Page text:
Filipino consumers now have a combined P10 billion cash bonanza to spend more each month following the implementation starting last January of the Tax Reform for Acceleration and Inclusion Act (TRAIN), which slashed personal income tax (PIT) rates for 99 percent of taxpayers.  

Finance Secretary Carlos Dominguez III said P10 billion of additional purchasing power for consumers will further stimulate the domestic economy, which is now among the fastest-growing in the region. 

“Our estimate is P10 billion a month in the reduction in collections from the withholding tax,” Dominguez said. “So that means to say people are going to have P10 billion a month more to spend.”

The TRAIN, the first package under the Duterte administration’s Comprehensive Tax Reform Program (CTRP), exempts those earning an annual taxable income of P250,000 and below from paying the PIT, benefiting over six million compensation earners.  

The 13th month pay and other bonuses not exceeding a total of P90,000 are also tax exempt under TRAIN. 

“In effect, those with a taxable annual income of P250,000, on average, would be able to take home a cash bonanza equivalent to a substantial one-month’s pay per year,” Dominguez said. 

For those earning P250,000 and above, the tax brackets have also been adjusted so that those with taxable income of more than P250,00 but not above P2 million pay only between 20 and 30 percent PIT. 

Only the ultra-rich, or those earning P8 million and above, which comprise less than one percent of the individual taxpayer base, are taxed 35 percent. 

From 2023 onwards, the PIT rates of individuals will further be adjusted downwards so that those earning above P250,000 but not more than P2 million would pay only between 15 percent and 25 percent in income tax. 

To offset the loss from PIT collections, this tax reform law contains revenue-enhancing measures that aim to support the government’s unprecedented spending on infrastructure and human capital development. 

These include the removal of certain exemptions to the value-added tax (VAT); adjusted tax rates for fuel, automobiles, tobacco, coal, minerals, documentary stamps, foreign currency deposit units, capital gains for stocks not in the stock exchange, and stock transactions; and new taxes for sugar-sweetened beverages (SSBs) and non-essential cosmetic procedures. 

The TRAIN also introduced cuts in the estate and donor’s taxes. 

Undersecretary Antonette Tionko, who heads the Revenue Operations Group of the Department of Finance (DOF), said the Bureau of Internal Revenue (BIR) has yet to collate the data on the net amount of tax collections raised from these revenue-enhancing measures given that the agency has yet to come up with the complete data on the withholding tax for PIT. 

“Maybe after the first quarter,” Tionko said in response to queries on when the government can compute the net revenues from the TRAIN.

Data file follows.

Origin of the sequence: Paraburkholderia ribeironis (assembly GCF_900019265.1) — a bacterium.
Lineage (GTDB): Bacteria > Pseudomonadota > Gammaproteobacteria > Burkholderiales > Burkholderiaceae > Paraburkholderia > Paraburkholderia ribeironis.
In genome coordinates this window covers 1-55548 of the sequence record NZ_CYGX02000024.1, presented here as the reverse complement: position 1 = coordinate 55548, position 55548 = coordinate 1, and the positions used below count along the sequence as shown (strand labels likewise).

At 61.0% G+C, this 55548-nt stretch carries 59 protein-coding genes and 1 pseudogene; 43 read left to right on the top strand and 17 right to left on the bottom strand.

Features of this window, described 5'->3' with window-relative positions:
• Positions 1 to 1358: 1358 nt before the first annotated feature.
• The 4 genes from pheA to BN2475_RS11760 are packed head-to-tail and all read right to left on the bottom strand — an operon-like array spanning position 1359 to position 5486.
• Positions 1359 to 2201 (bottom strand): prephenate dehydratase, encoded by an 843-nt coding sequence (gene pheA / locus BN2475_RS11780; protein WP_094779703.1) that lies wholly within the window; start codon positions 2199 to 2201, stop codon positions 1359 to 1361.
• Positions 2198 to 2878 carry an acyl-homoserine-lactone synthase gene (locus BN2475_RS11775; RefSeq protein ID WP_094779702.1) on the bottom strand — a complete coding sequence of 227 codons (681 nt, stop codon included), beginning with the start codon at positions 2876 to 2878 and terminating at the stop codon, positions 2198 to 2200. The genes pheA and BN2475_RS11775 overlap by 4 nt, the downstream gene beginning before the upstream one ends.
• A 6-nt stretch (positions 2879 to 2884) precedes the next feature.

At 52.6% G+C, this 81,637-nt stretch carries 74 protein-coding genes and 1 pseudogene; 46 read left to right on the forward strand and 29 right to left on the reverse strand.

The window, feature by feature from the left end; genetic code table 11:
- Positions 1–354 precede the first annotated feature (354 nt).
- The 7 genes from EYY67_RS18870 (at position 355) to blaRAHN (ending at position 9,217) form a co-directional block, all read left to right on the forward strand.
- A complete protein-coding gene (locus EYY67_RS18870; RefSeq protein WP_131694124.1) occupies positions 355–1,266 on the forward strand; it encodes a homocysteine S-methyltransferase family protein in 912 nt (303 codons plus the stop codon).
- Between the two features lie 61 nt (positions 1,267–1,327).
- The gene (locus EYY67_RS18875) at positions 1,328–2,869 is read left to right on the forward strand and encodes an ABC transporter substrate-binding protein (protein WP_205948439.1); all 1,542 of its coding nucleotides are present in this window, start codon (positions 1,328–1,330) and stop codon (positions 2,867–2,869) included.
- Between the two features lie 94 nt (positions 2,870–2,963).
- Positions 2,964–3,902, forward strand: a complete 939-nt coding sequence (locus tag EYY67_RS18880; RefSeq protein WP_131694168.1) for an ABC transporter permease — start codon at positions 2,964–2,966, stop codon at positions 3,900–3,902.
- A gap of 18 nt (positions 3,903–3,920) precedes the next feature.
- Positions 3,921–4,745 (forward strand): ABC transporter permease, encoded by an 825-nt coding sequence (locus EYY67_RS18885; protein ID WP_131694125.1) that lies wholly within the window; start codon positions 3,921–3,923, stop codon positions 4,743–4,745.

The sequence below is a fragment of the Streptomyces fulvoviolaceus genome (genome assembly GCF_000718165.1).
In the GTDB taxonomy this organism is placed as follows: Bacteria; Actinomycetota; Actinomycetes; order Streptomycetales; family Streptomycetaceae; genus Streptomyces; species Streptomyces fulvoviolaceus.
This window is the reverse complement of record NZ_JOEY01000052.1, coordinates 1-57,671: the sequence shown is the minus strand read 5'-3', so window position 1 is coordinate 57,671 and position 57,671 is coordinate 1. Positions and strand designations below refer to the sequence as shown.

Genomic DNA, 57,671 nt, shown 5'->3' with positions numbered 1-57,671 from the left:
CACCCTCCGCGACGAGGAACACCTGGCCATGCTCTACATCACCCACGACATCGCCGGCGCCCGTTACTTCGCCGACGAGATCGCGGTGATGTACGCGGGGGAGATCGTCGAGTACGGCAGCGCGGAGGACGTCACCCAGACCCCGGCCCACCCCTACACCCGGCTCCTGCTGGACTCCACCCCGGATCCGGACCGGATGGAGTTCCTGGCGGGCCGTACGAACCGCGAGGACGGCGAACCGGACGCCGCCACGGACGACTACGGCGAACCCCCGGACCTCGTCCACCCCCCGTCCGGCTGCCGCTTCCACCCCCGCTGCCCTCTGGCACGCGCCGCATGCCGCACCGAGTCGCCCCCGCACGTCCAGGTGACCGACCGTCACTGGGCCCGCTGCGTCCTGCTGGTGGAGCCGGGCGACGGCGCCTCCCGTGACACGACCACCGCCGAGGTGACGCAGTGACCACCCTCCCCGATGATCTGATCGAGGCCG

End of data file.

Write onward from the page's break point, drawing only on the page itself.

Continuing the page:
With TRAIN,  a call center agent earning P21,000 a month with, say, two dependents, will get to take home the P22,590 he or she used to pay in taxes, or slightly more than a month’s pay because of the tax exemption provision under this tax reform law. This means an effective increase in pay of P1,882 per month. 

Even if one adds the impact of the TRAIN’s revenue-enhancing provisions, he or she still gets to take home a net of P1,700 a month on average. 

Meanwhile, a family of 4, with the father working as an administration manager who earns P25,000 a month and the mother employed  as an operations manager and receives a monthly pay of P70,000, will effectively be able to get an additional  P8,532 per month combined under the lower PIT of TRAIN. 

Even with the TRAIN’s revenue-enhancing provisions, which the DOF estimates would amount to about P1,393 a month, this family with a working couple will be able to save around P7,139 of their TRAIN-effected pay increase.

Dominguez said the implementation of the TRAIN is the first time that the government had pushed a tax reform package not in response to a financial crisis or on external conditions imposed by other institutions, but to instead strengthen socioeconomic programs meant to attack poverty and correct income inequality. 

It’s also the first time ever that the government, through the initiative of President Duterte, has lowered PIT rates to make income taxation more equitable and fair, most especially for low-income Filipinos, he said. 

Non-taxpayers also benefit from the TRAIN by way of unconditional cash transfers (UCTs) and other social mitigation programs as provided under this law.  

UCTs amounting to P2,400 for 2018 will be distributed within the first quarter to  some 7 million households, comprising the 4.4 million existing beneficiaries under the Pantawid Pamilyang Pilipino Program (4Ps) and 3 million  indigent senior citizens already receiving social pensions, Finance Undersecretary Karl Kendrick Chua said. 

He said these UCTs of P200 a month or a total of P2,400 this year will be increased to P300 a month or a total of P3600 a year in 2019 and 2020. 

Under the TRAIN, up to 30 percent of the incremental revenues from this law is earmarked for social mitigation measures, while 70 percent will help support the government’s “Build, Build, Build” infrastructure program.

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